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Setting up independent work systems in the special education classroom. Workbasket Wednesday Link up July 2016

Setting Up Independent Work System Stations: Workbasket Wednesday

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Many of you have asked questions recently about how to set up Independent Work Systems  in special education classrooms. So, I thought I would take this month’s Workbasket Wednesday to show some examples of the way I’ve done it in the past.  Later in July and in August I will talk about it again when I go into some detail about how I set up classrooms at the beginning of the year.


Setting up independent work systems in a special education classroom can be a challenge. This post includes different models and things that work for me. just nowIndependent Work System Basics

If you are unfamiliar with work systems, check out this post on What are Structured Work Systems for a full explanation.  It also includes benefits of using them in the classroom.  For important elements to remember in deciding how to set up a work system, check out the 10 Commandments of Structured Work Systems.  The most relevant of these, as a refresher for all of us, is that workbaskets require tasks that the student has ALREADY mastered–they don’t teach new skills.  The skill they teach is learning to work independently.  Remember that by definition, you can’t do something independently if you don’t know how to do it.

[Tweet “Independent work systems must only include mastered tasks.”]

Also, tasks in work systems have to have a clear beginning and end–students have to know what they are expected to do and when they have finished.  This means that tasks in work systems must be things that don’t require someone else reading directions, a teacher asking a question or anything that the student cannot do by himself (unless you are deliberately breaking that rule to teach an advanced skill).

[Tweet “Work tasks must have a clear beginning and end.”]

Models of Setting Up a Independent Work System

So, with that out of the way, let’s talk about some of the different ways that work systems might be set up.

Individual Work Stations

In many traditional Structured Teaching (TEACCH) classrooms, the teacher sets up a work system for each individual student. The teacher generally travels around to each student to provide direct instruction and they are working on work systems the other parts of the time.  I’ve worked in classrooms set up this way but ran into a couple of issues with it.

  • Most classes have 8-12 students or more and there often isn’t room for each student to have a whole work station of his/her own.
  • Storing the work baskets becomes difficult for multiple students to access them if they are not at the stage of independently retrieving the tasks on their own.
  • Students don’t move much during the day and their environment doesn’t change.
  • And my most critical concern is that students are being asked to work independently in the same place that they are working with an adult, which can be confusing.  I like to keep teacher-directed instruction and independent work separate so students understand the different expectations.

[Tweet “I like to keep teacher-directed instruction and independent work separate so students understand the different expectations.”]

A 1-student work station center. This classroom had students with significant needs and we had the staff to provide centers 1-1. We only had a round table to work with so we used masking tape to divide it off. For two students we would eventually put another station on the other side.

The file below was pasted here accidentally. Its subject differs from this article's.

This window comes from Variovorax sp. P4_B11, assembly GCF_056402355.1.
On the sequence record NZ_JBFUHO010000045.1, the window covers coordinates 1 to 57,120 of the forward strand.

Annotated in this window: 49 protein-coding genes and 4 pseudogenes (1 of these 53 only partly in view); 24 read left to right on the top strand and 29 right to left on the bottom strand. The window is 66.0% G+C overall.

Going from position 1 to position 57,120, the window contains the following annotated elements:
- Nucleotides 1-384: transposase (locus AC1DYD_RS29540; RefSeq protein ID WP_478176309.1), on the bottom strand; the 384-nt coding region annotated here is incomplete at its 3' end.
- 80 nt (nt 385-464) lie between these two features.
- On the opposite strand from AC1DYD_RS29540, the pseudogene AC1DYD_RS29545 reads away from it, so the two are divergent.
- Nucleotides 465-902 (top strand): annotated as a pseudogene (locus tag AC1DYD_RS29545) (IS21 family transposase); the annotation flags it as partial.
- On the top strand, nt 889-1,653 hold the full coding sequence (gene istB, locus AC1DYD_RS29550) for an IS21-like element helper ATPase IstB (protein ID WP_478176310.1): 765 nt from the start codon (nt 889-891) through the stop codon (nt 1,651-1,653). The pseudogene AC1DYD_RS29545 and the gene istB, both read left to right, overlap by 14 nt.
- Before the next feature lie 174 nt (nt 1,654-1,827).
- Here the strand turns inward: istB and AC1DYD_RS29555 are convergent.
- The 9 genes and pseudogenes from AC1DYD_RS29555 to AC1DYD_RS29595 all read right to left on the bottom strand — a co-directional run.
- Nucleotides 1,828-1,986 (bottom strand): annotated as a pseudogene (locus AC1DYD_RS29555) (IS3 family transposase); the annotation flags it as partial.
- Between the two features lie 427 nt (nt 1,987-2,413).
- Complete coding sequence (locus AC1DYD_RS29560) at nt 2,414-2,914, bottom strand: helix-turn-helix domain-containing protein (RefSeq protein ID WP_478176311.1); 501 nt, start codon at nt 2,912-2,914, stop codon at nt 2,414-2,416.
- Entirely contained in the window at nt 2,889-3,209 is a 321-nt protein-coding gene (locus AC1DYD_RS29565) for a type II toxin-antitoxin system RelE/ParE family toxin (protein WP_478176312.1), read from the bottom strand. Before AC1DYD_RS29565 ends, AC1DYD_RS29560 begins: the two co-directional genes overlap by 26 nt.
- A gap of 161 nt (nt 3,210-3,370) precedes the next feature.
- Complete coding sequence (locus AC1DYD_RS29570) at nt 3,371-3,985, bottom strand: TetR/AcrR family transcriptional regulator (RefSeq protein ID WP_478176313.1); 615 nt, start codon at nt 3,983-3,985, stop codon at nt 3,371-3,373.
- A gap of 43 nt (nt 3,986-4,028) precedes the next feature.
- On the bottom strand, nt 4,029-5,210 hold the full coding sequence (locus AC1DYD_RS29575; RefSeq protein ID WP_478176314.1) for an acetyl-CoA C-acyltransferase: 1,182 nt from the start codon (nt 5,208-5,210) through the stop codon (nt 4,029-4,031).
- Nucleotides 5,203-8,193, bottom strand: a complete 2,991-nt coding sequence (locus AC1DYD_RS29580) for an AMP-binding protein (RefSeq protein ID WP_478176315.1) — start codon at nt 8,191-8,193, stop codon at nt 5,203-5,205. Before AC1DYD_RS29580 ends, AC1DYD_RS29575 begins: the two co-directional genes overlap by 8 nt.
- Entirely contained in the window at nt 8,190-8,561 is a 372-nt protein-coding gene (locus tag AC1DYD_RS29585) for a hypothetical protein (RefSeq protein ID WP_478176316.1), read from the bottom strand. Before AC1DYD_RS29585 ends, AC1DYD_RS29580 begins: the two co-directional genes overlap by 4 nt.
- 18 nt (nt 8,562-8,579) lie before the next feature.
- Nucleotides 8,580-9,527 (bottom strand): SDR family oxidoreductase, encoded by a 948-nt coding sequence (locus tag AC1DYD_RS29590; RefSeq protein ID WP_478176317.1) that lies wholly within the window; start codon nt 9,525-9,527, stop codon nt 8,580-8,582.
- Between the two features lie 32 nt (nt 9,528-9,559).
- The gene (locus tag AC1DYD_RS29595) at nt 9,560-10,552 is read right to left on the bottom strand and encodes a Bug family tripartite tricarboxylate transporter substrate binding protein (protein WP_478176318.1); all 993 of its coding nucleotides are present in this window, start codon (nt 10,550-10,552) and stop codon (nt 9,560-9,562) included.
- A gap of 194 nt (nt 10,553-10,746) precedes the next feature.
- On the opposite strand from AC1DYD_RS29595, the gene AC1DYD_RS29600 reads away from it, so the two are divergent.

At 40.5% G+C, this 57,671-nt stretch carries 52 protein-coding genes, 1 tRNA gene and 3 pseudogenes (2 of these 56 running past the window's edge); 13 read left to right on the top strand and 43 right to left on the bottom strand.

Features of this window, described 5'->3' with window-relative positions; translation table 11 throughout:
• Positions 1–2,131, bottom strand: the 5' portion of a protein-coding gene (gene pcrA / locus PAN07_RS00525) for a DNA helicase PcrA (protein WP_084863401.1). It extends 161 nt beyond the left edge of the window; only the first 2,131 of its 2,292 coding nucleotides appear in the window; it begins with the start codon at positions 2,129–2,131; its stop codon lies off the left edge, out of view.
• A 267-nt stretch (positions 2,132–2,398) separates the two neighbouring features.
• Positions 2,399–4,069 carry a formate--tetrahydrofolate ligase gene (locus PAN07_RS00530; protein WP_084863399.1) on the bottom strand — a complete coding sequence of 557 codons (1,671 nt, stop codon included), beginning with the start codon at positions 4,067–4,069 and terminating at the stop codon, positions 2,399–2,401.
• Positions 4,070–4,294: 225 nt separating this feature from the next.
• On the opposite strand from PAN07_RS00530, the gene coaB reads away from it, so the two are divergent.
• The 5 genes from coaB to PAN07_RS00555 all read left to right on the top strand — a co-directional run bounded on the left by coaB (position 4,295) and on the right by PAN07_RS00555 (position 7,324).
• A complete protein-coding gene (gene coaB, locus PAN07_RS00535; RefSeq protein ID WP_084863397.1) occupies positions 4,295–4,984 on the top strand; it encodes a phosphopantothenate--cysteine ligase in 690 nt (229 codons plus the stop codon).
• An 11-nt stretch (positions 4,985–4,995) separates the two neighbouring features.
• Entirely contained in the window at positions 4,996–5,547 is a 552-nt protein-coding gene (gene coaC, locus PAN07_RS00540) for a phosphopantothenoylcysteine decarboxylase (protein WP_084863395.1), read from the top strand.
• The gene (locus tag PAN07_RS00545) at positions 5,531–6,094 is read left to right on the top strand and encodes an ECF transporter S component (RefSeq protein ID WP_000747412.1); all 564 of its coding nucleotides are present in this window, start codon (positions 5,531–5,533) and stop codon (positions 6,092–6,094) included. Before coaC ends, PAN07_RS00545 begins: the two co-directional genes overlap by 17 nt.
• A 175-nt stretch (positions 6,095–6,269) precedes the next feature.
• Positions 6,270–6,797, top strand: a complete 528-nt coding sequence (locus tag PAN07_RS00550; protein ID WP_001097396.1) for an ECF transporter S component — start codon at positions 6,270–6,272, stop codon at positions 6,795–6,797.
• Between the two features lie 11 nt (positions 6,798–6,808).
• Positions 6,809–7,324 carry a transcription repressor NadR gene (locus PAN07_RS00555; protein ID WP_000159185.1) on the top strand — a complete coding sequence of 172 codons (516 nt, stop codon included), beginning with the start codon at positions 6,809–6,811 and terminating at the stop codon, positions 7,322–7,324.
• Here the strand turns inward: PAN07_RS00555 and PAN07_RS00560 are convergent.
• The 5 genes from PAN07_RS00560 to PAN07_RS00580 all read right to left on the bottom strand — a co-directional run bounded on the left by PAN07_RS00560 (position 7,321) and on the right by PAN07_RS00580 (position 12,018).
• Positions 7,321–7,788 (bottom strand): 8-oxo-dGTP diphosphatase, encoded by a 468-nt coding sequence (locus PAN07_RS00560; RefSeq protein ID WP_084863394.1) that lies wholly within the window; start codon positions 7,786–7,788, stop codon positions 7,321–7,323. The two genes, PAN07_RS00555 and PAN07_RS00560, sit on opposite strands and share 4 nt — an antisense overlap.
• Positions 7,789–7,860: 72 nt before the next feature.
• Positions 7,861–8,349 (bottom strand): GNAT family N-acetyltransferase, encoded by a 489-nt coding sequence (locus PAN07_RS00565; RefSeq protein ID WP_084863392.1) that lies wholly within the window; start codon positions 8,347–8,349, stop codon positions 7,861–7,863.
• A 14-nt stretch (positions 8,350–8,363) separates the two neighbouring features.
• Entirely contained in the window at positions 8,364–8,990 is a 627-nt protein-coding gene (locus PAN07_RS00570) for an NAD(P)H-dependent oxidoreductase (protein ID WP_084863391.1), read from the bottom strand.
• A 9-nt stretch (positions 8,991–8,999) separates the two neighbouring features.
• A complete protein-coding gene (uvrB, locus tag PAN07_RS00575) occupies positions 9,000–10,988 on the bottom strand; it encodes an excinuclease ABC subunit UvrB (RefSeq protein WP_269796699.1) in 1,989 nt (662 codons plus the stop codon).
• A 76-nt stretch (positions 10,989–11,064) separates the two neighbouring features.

A 1-student work station center. This classroom had students with significant needs and we had the staff to provide centers 1-1. We only had a round table to work with so we used masking tape to divide it off. For two students we would eventually put another station on the other side.

Work Station Lab

In some schools I’ve worked in, the teacher had an extra classroom and was able to set up that classroom as a work system lab.  This has worked out particularly well for students working on vocational skills.  Essentially there was a vocational lab that included work systems as part of the rotations or that had only mastered vocational skills for students to practice on their own.

Individual Student Desks

Some teachers have tried to combine work systems with the students’ own personal desk area.  This kills two birds with one stone when setting up the room. However, I have some of the same concerns with it as I do with the individual work station.

  • First, I often put student desks in a group area where they are seated next to each other and we can hold group meetings.  This means that there is little visual separation for work systems.
  • Student desks often don’t provide enough space for housing the baskets and materials needed for work systems.  Again this is particularly difficult if the students aren’t able to independently retrieve and put away their own tasks.
  • There is no room for a finished basket.
  • Often the desk has more than one function so the cues for working independently are sometimes not as clear.

Independent Work Systems as Centers

Three independent work system center for middle school with the baskets stacked. Students face out from the center to reduce distractions.
Three independent work system center for middle school with the baskets stacked. Students face out from the center to reduce distractions.

At the beginning of the year when I’m getting to know the students, it is easier to set up work systems as a center in the classroom.  The students might rotate through the centers once or twice during the day depending on their needs.  Sometimes I will have an academic center of work systems and a vocational or leisure set of work systems.  Depending on the space in the room, these might be two separate areas of the room with different tasks, or they might be the same area with different in the areas.

Within the center I set up 2 to 6 stations depending on how many I need for the number of students rotating through.  I might use individual desks or tables that I divide with masking tape to section off spaces.  You can see some examples below.

An example of Two Student Work Center for Independent Work with 1 Table used with centers
Students face each other and visual cues are left on the white board for the staff.

Starting Out the Year with Centers

Typically at the beginning of the year, as we get to know the students, we set up the systems with a high system and a low system or designated high, medium and low systems.  Academic tasks or tasks that require more advanced skill, like packaging tasks, are put in the higher.  Low systems typically include simple put-in tasks with few pieces for students who are still working on independence.  As the year goes on, we  individualize the systems and keep track of the tasks the students can do independently.  Then we can pull from that list to create the lesson plan and tell the staff member setting up the systems which tasks to pull for each system.